holding that where a prior conviction enhances the penalty for a subsequent offense, but does not elevate the degree thereof, the prior conviction is not an essential element of the subsequent offense and need not be alleged in the indictmentSummary of this case from State v. Caldwell
Decided April 1, 1987.
Criminal law — When prior conviction affects only penalty and not degree of offense, prior conviction is not element of offense.
O.Jur 3d Criminal Law § 135, 748, 2240.
Where the existence of a prior conviction enhances the penalty for a subsequent offense, but does not elevate the degree thereof, the prior conviction is not an essential element of the subsequent offense, and need not be alleged in the indictment or proved as a matter of fact.
APPEAL from the Court of Appeals for Montgomery County.
On July 12, 1985, Sergeant Chuck Milam, of the Ohio State Highway Patrol, was on patrol in his cruiser when he observed a vehicle weaving and traveling at a high rate of speed. After following the car for a short distance, he activated his red lights, at which point the vehicle pulled into a driveway. A man, later identified as defendant-appellee Keith E. Allen, exited from the driver's side. The officer called to the appellee, and as appellee approached the cruiser, the officer observed that appellee's gait was unsteady. He further noted that appellee's eyes were bloodshot, his breath smelled strongly of alcohol, his speech was slurred, and his behavior was belligerent. On the basis of these observations, Sergeant Milam determined that appellee was under the influence of alcohol, and placed him under arrest.
Appellee was charged with operating a motor vehicle while under the influence of alcohol in violation of R.C. 4511.19(A)(1). An amended complaint alleged that appellee had two previous drunk driving convictions within the previous five years.
R.C. 4511.19(A)(1) provides:
"(A) No person shall operate any vehicle, streetcar, or trackless trolley within this state if any of the following apply:
"(1) The person is under the influence of alcohol or any drug of abuse, or the combined influence of alcohol and any drug of abuse * * *."
The case proceeded to jury trial. Defense counsel agreed to stipulate the fact that appellee had twice been convicted of the same offense, on the condition that the stipulation be read into the record and not revealed to the jury. The trial judge accepted the stipulation but determined that the two prior convictions are an essential element of the offense since they increase the maximum penalty for the third offense from six months to a year. Subsequently, over defense objection, the judge revealed to the jury that appellee had two previous convictions of the same offense. The trial resulted in a verdict of guilty, and appellee was sentenced accordingly.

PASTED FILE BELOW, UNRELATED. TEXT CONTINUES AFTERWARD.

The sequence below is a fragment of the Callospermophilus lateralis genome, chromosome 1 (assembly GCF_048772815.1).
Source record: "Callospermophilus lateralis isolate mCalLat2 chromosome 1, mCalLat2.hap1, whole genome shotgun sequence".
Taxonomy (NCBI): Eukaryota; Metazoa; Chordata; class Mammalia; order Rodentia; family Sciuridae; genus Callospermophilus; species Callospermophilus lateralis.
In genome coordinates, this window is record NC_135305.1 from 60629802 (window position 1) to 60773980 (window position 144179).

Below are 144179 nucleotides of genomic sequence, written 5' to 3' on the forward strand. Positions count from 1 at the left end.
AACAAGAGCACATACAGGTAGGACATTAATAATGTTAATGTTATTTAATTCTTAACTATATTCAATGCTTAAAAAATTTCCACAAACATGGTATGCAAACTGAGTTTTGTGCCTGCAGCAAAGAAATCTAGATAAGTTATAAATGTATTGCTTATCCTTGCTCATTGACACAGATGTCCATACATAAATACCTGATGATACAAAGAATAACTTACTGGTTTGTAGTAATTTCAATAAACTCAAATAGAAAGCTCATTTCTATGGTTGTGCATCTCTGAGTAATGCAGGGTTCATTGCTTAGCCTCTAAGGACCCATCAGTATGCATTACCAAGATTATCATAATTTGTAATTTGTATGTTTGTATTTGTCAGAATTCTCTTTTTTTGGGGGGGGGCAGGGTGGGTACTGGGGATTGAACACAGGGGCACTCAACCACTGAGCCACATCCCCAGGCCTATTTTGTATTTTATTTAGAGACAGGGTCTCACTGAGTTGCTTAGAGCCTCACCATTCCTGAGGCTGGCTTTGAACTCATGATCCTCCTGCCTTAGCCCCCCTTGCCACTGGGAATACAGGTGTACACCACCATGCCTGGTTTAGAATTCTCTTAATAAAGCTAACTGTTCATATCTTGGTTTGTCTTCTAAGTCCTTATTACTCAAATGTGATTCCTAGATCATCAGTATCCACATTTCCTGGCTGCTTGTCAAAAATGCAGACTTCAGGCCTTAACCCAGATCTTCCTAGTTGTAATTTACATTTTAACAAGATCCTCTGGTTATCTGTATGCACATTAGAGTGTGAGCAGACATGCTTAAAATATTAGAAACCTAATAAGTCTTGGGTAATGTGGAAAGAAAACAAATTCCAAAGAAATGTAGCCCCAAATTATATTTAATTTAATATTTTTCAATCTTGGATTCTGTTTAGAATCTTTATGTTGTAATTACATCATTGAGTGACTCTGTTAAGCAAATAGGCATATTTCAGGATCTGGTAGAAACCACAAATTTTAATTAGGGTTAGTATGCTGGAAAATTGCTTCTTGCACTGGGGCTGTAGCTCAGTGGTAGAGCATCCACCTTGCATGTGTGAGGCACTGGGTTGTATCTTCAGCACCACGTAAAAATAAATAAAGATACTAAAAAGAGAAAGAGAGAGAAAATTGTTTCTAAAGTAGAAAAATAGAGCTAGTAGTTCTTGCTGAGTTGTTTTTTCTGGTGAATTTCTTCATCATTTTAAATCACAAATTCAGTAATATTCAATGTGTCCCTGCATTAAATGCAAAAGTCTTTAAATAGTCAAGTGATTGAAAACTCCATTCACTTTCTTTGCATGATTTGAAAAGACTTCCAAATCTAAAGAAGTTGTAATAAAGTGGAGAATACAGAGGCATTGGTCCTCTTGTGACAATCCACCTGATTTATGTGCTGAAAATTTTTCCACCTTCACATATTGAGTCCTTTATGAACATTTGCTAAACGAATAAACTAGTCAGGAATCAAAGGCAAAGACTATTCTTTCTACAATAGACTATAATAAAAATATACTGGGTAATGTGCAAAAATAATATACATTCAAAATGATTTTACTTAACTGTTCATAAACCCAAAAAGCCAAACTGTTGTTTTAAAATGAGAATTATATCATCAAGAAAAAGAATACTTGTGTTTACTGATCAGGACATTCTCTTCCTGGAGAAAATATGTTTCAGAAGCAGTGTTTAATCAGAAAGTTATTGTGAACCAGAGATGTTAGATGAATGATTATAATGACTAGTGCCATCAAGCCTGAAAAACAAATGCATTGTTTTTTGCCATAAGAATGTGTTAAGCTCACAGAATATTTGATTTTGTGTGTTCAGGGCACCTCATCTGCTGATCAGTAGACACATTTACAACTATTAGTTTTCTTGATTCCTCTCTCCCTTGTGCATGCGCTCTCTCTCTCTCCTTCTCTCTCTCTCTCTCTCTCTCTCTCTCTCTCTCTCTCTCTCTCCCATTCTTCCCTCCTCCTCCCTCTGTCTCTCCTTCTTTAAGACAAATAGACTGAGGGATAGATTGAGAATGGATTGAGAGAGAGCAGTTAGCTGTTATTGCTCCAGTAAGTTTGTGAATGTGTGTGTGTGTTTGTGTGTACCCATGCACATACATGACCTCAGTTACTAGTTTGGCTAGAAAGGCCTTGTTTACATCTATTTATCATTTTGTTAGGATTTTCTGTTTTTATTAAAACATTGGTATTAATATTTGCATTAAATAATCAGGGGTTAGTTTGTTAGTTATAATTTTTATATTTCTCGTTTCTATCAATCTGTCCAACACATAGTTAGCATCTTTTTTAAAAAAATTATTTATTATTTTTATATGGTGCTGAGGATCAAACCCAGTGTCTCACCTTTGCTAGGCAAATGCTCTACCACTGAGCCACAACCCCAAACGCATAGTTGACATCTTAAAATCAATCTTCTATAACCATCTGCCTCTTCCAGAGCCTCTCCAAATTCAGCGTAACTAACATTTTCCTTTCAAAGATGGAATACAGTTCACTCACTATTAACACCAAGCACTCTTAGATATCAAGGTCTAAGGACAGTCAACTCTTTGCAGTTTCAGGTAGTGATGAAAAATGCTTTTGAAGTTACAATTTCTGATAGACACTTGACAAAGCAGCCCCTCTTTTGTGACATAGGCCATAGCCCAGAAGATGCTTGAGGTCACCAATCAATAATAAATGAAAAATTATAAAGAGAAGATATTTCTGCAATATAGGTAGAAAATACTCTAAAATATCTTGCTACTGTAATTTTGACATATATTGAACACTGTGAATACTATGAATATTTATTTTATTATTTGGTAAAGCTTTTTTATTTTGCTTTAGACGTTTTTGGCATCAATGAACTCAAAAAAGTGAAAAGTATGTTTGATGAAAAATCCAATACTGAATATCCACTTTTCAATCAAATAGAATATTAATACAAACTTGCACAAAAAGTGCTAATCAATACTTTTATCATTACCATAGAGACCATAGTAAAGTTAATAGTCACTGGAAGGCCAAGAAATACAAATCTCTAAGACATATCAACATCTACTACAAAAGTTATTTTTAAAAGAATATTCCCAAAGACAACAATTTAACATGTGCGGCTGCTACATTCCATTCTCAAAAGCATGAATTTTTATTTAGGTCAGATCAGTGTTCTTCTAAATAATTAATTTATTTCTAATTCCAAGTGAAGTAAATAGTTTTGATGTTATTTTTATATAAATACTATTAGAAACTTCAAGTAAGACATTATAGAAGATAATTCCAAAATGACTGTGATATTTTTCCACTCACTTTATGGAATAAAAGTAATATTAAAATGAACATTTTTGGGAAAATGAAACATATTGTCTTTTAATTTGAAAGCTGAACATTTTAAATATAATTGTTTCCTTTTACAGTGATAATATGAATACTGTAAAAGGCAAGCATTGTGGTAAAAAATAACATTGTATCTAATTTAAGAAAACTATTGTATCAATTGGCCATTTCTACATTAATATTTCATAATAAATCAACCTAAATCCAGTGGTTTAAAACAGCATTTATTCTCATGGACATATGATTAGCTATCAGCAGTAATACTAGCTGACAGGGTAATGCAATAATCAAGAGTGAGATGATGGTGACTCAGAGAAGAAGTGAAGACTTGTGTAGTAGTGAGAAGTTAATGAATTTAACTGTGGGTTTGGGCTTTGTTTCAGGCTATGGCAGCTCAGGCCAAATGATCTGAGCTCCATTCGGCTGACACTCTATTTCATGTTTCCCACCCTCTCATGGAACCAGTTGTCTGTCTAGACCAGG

Upon appeal, the court of appeals reversed and remanded for a new trial, holding that the trial court erred to appellee's prejudice in informing the jury of his prior convictions. The court reasoned that in a prosecution of a repeat offender under R.C. 4511.19, the prior convictions are not an element of the offense. The existence of such previous convictions does not elevate the offense to one of more serious degree. The prior convictions are relevant only for purposes of imposing sentence.
The cause is now before this court upon the allowance of a motion to certify the record.
Terry L. Lewis, for appellant.
Rudd, Silverberg, Zaharieff Orlins Co., L.P.A., J. Gordon Rudd and David A. Orlins, for appellee.
The sole question before this court is whether the existence of a prior conviction is an essential element of the offense where that previous conviction affects only the penalty and does not enhance the degree of the offense itself. We hold that in such a case, the prior conviction is not an element of the offense.
Appellant argues that Ohio case law holds that where the penalty for a particular crime is enhanced by virtue of a prior conviction of the same offense, the prior offense is an essential element of the subsequent offense, and must be charged in the indictment and proved by the state. In support of this argument, appellant cites State v. Gordon (1971), 28 Ohio St.2d 45, 57 O.O. 2d 180, 276 N.E.2d 243, and State v. Henderson (1979), 58 Ohio St.2d 171, 12 O.O. 3d 177, 389 N.E.2d 494.
We do not agree with this characterization of the relevant authorities. A close examination of the case law reveals that the decisions cited by appellant are not dispositive here.